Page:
[Marxism] Vicki Huddleston: "Former envoy stresses ties with Cuba"

Walter Lippmann walterlx at earthlink.net
Fri May 20 08:55:45 MDT 2005


(Fascinating interview with the former chief of the
US Interests Section in Havana, Mrs. Vicki Huddleston. 
Apparently she now thinks, and perhaps when she was 
carrying out these stupid policies she then thought, 
too, that they had zero prospects of success. Even 
she thinks the US ought to think about sending Posada 
to Venezuela where he's still today a wanted man. 
She thinks the blockade isn't working and she warns
Washington that Lula might prove helpful to Cuba.

(I nearly changed the subject line of this one to:
"Miss Vicki Regrets"...<g>. Those who wonder why we
spend so much time looking at the rightist media, a
good beginning is to find gems like these.)
=====================================================

The Washington Times

www.washingtontimes.com

Former envoy stresses ties with Cuba

By Benjamin P. Tyree

Published May 20, 2005

United States policy on Cuba should return to a course once followed by
former Presidents Bush and Clinton, according to a recent past U.S. envoy to
Cuba.

    Vicki Huddleston, former chief of mission of the U.S. Interests Section
in Havana, talked with reporters at a breakfast hosted by Lexington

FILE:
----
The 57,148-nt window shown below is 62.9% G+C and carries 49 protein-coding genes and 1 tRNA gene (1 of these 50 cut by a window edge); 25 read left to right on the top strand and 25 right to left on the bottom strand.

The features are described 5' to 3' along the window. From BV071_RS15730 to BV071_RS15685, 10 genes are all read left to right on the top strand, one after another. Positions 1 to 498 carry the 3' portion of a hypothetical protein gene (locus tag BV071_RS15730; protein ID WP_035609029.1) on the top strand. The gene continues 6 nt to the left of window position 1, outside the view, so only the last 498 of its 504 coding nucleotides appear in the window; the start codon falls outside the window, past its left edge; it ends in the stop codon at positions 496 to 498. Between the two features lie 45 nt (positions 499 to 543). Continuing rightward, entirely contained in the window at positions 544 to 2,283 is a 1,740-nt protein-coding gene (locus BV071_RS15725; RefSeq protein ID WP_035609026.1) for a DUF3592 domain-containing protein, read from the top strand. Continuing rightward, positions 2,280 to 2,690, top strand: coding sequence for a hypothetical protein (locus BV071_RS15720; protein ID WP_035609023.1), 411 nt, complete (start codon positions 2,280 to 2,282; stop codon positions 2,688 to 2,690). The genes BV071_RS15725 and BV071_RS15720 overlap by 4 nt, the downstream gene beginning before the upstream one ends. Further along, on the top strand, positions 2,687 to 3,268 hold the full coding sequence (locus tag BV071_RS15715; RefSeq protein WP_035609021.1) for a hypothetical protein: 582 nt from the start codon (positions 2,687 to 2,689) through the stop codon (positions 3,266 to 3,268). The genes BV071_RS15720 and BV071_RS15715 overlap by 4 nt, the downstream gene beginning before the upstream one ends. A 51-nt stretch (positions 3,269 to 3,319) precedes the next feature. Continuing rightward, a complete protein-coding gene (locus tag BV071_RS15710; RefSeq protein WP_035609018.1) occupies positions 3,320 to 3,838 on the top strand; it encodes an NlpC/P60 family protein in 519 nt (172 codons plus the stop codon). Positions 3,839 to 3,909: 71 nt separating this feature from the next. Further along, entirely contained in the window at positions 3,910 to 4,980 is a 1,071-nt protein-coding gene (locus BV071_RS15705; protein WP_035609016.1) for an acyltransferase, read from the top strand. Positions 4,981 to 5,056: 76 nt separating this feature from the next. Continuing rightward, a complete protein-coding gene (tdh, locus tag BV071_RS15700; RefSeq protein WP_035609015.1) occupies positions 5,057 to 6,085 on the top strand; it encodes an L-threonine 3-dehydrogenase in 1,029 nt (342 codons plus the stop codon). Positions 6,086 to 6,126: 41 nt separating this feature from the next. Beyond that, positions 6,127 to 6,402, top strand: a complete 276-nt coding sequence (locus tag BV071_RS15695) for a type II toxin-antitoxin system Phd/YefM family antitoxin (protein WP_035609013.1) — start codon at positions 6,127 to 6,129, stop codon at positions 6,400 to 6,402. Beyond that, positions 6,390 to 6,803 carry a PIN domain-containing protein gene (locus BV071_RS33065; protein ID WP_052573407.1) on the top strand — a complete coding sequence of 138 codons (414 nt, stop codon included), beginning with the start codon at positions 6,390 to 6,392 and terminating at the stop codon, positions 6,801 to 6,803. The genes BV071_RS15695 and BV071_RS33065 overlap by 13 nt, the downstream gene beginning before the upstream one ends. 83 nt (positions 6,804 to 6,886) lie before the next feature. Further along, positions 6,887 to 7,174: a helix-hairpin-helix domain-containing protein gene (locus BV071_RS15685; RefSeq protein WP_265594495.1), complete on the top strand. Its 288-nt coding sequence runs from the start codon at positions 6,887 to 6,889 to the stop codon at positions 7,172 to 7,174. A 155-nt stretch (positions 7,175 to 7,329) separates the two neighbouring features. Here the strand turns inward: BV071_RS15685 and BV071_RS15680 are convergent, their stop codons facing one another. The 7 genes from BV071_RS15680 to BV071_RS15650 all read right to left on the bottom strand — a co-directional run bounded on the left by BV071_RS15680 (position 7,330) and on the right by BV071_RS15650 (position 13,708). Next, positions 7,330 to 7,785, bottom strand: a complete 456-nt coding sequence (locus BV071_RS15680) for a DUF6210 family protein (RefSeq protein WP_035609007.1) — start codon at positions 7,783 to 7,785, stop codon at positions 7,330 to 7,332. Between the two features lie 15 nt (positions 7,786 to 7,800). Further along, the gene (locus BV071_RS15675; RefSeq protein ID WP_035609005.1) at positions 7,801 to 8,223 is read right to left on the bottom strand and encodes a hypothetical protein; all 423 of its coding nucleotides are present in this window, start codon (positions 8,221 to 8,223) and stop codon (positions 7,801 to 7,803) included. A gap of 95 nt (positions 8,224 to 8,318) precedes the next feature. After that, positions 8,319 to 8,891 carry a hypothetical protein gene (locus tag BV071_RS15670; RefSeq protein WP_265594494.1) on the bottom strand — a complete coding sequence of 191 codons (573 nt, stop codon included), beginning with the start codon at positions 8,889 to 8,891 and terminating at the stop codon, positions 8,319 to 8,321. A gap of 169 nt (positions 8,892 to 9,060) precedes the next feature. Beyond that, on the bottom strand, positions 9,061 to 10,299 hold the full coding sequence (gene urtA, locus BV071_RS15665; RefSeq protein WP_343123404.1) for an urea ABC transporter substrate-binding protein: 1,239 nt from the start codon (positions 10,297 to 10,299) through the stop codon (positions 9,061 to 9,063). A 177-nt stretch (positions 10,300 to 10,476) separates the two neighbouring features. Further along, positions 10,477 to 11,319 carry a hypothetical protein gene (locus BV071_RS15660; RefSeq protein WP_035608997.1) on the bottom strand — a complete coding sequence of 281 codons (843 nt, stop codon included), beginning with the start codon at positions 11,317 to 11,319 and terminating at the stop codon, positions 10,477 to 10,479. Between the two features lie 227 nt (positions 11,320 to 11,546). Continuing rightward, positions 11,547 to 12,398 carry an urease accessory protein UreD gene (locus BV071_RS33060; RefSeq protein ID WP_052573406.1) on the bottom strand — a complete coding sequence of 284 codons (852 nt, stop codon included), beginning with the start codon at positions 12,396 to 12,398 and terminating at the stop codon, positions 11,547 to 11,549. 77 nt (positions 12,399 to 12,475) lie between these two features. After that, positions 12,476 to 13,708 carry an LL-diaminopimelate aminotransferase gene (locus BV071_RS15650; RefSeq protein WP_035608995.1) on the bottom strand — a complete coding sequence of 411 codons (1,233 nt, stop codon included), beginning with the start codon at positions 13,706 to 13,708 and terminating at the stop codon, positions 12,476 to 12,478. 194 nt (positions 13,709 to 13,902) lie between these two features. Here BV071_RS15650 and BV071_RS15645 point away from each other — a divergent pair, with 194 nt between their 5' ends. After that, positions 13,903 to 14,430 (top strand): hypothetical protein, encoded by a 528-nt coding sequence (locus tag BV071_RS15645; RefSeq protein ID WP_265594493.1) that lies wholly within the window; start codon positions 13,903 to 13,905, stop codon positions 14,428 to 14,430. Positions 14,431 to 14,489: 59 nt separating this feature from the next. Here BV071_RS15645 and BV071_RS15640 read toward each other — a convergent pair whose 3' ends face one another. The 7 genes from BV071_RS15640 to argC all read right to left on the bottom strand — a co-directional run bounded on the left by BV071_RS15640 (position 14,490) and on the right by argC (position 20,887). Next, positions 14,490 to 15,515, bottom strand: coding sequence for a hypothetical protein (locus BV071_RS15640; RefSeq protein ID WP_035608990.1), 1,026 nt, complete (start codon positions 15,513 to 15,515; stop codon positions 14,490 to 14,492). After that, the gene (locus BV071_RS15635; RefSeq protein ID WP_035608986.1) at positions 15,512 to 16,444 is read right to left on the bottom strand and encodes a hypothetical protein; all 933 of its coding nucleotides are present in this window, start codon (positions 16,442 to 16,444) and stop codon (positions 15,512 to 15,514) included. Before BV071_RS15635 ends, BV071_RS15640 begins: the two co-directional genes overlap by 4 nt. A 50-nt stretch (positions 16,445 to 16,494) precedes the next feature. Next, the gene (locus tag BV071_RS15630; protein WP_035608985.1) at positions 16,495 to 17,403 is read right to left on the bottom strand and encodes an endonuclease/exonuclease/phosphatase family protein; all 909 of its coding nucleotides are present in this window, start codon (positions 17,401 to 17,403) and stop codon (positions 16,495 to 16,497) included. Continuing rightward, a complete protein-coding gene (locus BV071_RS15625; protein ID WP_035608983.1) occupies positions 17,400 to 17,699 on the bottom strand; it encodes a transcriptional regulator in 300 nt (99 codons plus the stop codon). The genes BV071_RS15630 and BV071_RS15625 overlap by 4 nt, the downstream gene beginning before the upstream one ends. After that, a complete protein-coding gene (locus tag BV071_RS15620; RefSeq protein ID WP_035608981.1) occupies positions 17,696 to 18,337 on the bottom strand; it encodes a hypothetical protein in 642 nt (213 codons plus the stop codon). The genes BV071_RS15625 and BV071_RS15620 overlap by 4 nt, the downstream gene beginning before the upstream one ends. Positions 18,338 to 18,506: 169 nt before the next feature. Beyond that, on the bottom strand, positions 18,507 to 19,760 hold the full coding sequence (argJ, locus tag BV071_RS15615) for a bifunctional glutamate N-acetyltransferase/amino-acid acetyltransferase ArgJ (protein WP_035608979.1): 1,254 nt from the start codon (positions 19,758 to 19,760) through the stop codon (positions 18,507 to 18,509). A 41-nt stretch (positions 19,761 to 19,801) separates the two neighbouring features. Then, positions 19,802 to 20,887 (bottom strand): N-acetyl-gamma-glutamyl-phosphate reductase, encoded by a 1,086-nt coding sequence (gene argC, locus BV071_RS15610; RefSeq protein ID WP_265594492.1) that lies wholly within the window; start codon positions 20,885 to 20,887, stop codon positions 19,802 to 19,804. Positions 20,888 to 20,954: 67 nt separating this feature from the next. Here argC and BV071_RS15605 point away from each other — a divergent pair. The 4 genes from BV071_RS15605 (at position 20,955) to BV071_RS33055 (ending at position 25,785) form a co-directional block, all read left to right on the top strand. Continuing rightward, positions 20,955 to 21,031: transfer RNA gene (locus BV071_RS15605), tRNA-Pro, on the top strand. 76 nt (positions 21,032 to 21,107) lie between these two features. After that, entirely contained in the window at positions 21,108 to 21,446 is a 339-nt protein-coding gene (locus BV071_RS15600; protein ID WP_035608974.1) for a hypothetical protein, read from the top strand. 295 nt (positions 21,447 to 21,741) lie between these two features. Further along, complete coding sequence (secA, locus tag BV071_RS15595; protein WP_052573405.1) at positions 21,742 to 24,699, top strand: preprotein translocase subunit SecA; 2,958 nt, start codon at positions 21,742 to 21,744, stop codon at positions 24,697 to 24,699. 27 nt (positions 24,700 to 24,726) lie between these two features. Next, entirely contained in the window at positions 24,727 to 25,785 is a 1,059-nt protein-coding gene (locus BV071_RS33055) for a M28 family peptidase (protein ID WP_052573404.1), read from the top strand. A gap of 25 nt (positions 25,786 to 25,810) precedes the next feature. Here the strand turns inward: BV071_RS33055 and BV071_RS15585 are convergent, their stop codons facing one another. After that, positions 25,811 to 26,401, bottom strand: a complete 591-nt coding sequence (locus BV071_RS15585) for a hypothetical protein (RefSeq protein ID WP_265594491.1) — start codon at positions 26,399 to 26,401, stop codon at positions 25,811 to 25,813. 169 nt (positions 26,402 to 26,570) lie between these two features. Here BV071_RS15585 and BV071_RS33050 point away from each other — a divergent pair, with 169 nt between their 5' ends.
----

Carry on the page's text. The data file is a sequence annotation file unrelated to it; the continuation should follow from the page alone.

Institute's Philip Peters last Wednesday. She said the policy of more open
contacts fostered by former President Bush, the current president's father,
'helped the Cuban people materially and improved Cuban behavior abroad.' She
said, 'This is basically the policy that worked in Eastern Europe. So why
not in Cuba as well?'

    When the more open policy was in effect, she said, 'Cuba withdrew forces
from Africa and did not interfere in Central American electoral processes,'
such as the election lost by the Sandinistas in Nicaragua.

    Mrs. Huddleston was deputy and then director of the State Department's
Cuban affairs office from 1989-1993 during the elder Mr. Bush's term in the
White House.

    She said 'contact with the Cuban people is essential' and American
policy should return to 'supporting private groups, helping churches and
other people-to-people contacts.' In this way, 'the U.S. can help foster
civic culture in Cuba,' she said.

    'Casualties of the current policy of tightened sanctions include the
Cuban artists,' she said. In previous administrations, painters, writers and
musicians -- often guided by a muse at odds with Marxist dogma -- not only
flourished on the island but traveled outside.

    For starters, she says the travel ban 'should be lifted but the best we
can expect is to return to the policies in effect during the later half of
President Clinton's second term and the first 18 months of George W. Bush's
first term.' An easing should be 'guided by political realities rather than
going the whole nine yards' of a full opening. Under the former policy,
Cuban-Americans had the freedom to travel to the island. At present, they
are limited to one trip every three years. Other visits are limited and
restricted to those licensed to travel there for special purposes. Polling
consistently shows the tightened policy is widely unpopular in the
Cuban-American community.

    Cuba has rejected administration talk of a quid-pro-quo relaxation of